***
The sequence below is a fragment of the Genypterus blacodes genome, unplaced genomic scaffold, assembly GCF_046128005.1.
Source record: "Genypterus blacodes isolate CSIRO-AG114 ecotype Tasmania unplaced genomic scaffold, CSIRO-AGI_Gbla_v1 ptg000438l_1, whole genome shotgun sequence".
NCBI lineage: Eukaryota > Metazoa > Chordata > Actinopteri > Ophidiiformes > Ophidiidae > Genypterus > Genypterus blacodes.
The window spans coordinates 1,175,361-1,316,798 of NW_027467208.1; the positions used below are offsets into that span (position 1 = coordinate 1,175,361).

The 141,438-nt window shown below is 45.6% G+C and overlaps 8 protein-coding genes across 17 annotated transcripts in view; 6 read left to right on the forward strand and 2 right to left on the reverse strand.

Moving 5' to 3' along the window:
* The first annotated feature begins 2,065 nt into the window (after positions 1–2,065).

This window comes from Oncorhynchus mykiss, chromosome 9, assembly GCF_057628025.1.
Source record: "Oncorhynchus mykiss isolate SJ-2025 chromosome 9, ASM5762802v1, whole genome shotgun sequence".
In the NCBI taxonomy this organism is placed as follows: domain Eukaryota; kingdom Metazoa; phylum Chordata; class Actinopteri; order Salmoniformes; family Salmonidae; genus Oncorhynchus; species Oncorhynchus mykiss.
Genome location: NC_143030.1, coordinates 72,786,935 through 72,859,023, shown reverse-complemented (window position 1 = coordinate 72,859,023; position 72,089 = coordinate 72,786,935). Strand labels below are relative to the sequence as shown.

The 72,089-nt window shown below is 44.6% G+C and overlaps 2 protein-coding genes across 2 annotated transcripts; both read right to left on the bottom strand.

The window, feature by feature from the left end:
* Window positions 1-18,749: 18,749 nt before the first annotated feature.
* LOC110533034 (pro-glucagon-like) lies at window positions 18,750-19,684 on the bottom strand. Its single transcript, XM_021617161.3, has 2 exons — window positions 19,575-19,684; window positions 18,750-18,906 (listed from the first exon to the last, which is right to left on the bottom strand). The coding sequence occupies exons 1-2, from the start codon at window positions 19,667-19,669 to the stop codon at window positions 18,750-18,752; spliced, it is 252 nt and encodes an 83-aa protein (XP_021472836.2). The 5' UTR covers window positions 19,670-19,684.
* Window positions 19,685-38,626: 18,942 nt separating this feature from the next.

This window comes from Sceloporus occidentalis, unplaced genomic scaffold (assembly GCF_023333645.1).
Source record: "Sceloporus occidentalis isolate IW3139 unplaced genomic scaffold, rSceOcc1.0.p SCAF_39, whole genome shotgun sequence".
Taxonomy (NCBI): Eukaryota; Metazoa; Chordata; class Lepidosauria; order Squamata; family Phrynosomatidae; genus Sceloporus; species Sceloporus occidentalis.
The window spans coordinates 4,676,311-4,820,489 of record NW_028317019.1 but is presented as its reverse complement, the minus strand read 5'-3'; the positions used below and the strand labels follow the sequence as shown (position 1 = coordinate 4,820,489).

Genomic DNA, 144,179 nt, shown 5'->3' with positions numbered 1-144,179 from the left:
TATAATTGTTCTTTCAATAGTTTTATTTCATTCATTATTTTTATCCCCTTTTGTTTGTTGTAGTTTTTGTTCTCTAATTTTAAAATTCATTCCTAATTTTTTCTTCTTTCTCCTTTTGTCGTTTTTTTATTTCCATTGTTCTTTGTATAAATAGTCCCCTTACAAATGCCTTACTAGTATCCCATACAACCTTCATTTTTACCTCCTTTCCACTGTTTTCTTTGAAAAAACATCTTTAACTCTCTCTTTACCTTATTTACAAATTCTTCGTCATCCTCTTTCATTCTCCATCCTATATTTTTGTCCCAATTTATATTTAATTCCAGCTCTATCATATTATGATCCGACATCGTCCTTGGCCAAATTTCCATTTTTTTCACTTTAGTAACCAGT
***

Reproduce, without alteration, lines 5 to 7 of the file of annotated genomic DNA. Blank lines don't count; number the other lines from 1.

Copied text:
The 141,438-nt window shown below is 45.6% G+C and overlaps 8 protein-coding genes across 17 annotated transcripts in view; 6 read left to right on the forward strand and 2 right to left on the reverse strand.

Moving 5' to 3' along the window:
* The first annotated feature begins 2,065 nt into the window (after positions 1–2,065).